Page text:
In re Kuman's post:
Thanks again for your insights.
I spent the last few days offline adjusting and tweaking my character. Since I designed it from my mind's eye, without any images to guide me, it had a lot of major flaws. I even had to rebuild the hands and ears... Anyway, I'm done with the tweaking and ready to push ahead and get some clothes and materials on this sucker.
I've decided to ditch character studio, for now, and rig my character using bones and skin. I initially used CS to check and make sure my model would hold up; since biped seems to be anatomically correct (as far as limb proportions go). But in the end, I got tired of the ankles not bending right, and the fact that biped doesn't have a wrist.
The rigging process is going to be a long, and painful one. Might as well do it from scratch; which I'll worry about later, after I'm done with the modeling.
>> i'm not saying that you should exclusively box model the clothing, what i'm saying is that you need to access what you wanna do.
I see. Well I made some sketches last night, to try and visualize what I will build for my character. I will definitely have a combination. Basically a shirt, pants, boots, gloves, and a utility belt; those are the parts that aren't loose. The chest armor is rigid, and the robe that will go over all of that will be the loose clothing.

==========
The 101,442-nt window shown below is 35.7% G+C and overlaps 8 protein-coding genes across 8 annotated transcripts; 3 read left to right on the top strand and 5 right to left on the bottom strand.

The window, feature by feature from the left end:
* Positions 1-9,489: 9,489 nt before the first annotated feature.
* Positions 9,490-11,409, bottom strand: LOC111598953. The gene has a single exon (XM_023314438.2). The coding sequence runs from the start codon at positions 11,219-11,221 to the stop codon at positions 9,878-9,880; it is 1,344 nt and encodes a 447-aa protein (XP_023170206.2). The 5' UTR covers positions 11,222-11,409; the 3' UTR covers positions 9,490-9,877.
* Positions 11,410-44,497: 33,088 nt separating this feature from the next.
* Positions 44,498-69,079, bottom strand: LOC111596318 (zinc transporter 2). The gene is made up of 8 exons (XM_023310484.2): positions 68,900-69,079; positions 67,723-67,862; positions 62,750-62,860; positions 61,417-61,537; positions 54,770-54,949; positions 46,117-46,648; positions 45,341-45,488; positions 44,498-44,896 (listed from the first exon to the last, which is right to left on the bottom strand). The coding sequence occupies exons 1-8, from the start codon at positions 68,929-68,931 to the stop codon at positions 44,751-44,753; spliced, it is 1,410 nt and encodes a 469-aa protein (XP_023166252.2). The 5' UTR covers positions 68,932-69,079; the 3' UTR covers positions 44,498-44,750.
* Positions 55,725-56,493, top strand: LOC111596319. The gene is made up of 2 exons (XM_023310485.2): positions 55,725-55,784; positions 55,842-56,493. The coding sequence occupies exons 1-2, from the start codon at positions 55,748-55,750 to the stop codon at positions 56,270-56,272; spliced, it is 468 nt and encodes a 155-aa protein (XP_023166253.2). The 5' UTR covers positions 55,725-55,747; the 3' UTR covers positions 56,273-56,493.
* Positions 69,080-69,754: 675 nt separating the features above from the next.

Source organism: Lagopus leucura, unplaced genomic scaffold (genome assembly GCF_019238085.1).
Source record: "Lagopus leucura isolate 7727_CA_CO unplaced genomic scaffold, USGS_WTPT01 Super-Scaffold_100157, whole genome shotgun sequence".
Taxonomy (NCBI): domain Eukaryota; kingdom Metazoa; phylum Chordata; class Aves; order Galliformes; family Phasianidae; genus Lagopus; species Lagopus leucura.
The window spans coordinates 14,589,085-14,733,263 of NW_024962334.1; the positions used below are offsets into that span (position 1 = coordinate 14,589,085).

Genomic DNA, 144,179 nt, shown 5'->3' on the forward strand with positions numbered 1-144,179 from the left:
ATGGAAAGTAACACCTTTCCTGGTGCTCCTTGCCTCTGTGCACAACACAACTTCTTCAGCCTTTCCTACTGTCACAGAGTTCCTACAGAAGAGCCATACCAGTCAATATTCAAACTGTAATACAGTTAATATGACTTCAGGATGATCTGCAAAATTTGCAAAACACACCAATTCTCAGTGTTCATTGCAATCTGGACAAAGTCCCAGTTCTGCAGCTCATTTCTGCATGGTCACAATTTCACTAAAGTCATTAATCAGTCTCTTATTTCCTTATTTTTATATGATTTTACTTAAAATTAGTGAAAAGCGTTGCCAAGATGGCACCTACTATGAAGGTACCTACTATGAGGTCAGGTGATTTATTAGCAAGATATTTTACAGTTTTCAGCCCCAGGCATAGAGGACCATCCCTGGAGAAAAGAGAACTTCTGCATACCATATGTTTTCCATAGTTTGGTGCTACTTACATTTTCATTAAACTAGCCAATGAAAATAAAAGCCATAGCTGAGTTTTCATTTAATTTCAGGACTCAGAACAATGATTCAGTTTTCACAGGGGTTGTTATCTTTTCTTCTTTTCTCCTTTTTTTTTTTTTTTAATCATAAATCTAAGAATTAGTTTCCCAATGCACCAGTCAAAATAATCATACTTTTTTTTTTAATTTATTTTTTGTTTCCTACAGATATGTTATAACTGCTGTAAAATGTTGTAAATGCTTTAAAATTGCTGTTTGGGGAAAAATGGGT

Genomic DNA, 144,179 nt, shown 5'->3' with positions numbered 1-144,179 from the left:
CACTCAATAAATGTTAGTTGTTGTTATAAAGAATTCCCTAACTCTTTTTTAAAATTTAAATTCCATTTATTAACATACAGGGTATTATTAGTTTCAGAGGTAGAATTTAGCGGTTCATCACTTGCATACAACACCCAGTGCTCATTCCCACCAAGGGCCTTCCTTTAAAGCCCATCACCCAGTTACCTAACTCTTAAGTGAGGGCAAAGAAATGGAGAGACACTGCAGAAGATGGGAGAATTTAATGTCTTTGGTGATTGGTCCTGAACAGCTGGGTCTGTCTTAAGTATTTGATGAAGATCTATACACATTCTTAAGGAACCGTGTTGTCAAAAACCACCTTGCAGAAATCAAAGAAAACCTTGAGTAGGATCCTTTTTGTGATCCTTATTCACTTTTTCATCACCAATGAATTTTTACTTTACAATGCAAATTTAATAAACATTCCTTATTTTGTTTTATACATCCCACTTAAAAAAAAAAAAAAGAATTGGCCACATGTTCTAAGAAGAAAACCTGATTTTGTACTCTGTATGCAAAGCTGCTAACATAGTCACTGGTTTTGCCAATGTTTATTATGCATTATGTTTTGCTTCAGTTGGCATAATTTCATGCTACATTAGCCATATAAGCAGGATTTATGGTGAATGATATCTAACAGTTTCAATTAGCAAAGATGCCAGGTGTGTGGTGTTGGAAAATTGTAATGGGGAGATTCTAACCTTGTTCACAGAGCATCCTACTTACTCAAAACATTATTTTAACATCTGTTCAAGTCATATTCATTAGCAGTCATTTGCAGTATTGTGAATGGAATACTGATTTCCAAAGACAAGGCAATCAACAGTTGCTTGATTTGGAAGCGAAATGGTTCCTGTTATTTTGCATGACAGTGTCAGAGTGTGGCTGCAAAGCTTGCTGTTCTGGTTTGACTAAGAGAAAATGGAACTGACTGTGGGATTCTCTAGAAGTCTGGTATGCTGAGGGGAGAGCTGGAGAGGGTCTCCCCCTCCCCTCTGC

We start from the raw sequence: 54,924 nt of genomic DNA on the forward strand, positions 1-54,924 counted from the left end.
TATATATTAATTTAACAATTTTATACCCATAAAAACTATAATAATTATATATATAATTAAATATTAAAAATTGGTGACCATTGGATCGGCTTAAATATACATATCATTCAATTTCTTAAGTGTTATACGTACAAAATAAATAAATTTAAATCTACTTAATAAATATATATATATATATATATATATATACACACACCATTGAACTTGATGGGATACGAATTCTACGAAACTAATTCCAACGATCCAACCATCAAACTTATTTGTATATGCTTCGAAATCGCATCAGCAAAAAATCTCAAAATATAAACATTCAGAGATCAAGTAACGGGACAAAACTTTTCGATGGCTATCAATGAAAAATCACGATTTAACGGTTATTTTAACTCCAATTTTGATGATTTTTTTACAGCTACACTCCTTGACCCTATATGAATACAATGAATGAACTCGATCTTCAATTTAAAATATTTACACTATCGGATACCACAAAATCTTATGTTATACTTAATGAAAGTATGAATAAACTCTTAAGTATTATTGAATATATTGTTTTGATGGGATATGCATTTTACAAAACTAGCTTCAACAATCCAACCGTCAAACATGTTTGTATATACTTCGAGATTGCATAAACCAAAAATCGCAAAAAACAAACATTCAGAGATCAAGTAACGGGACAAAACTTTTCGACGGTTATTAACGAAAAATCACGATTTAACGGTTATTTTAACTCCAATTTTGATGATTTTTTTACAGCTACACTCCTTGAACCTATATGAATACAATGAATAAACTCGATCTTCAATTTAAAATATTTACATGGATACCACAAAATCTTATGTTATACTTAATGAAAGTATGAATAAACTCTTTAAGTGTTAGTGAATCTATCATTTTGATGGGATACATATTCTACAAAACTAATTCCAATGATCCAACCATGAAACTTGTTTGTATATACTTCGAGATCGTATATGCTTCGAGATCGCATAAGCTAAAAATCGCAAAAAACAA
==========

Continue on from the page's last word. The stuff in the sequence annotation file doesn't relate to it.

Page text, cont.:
Now, based on what I understood from the Joan of arc tutorial, the clothe-less body will only be used as a template on which to build the clothes. Once that is done, the hidden parts of the body are disregarded and the clothes are all linked to the bone system; via skin for clothes, or directly for armor. Any loose articles are modeled separately, and then attached to splines, which are then linked to the bone system.
Have I understood correctly?
My question is. Why?
Why not just attach all the clothes to the body, and then attach the whole thing to the bones system? So essentially, rather than an entire character with clothes (like a real body), we have bits and pieces stuck together, giving the illusion that it is a character with clothes.
This makes me think about scenes where a character takes an item of clothing off. How is this even accomplished? (A general idea will do fine, I'll come back for details when I'm ready to animate that scene, or perhaps I'll figure it out for myself)
Also, could you give advice/point me to any good online sources, that deal with simulating cloth for flowing clothes (like a robe). I don't understand how having the robe bend with the body; yet simultaneously be affected by wind and such, is possible. Still learning the ropes, and the documentation doesn't seem to have any info on the reactor cloth plugin.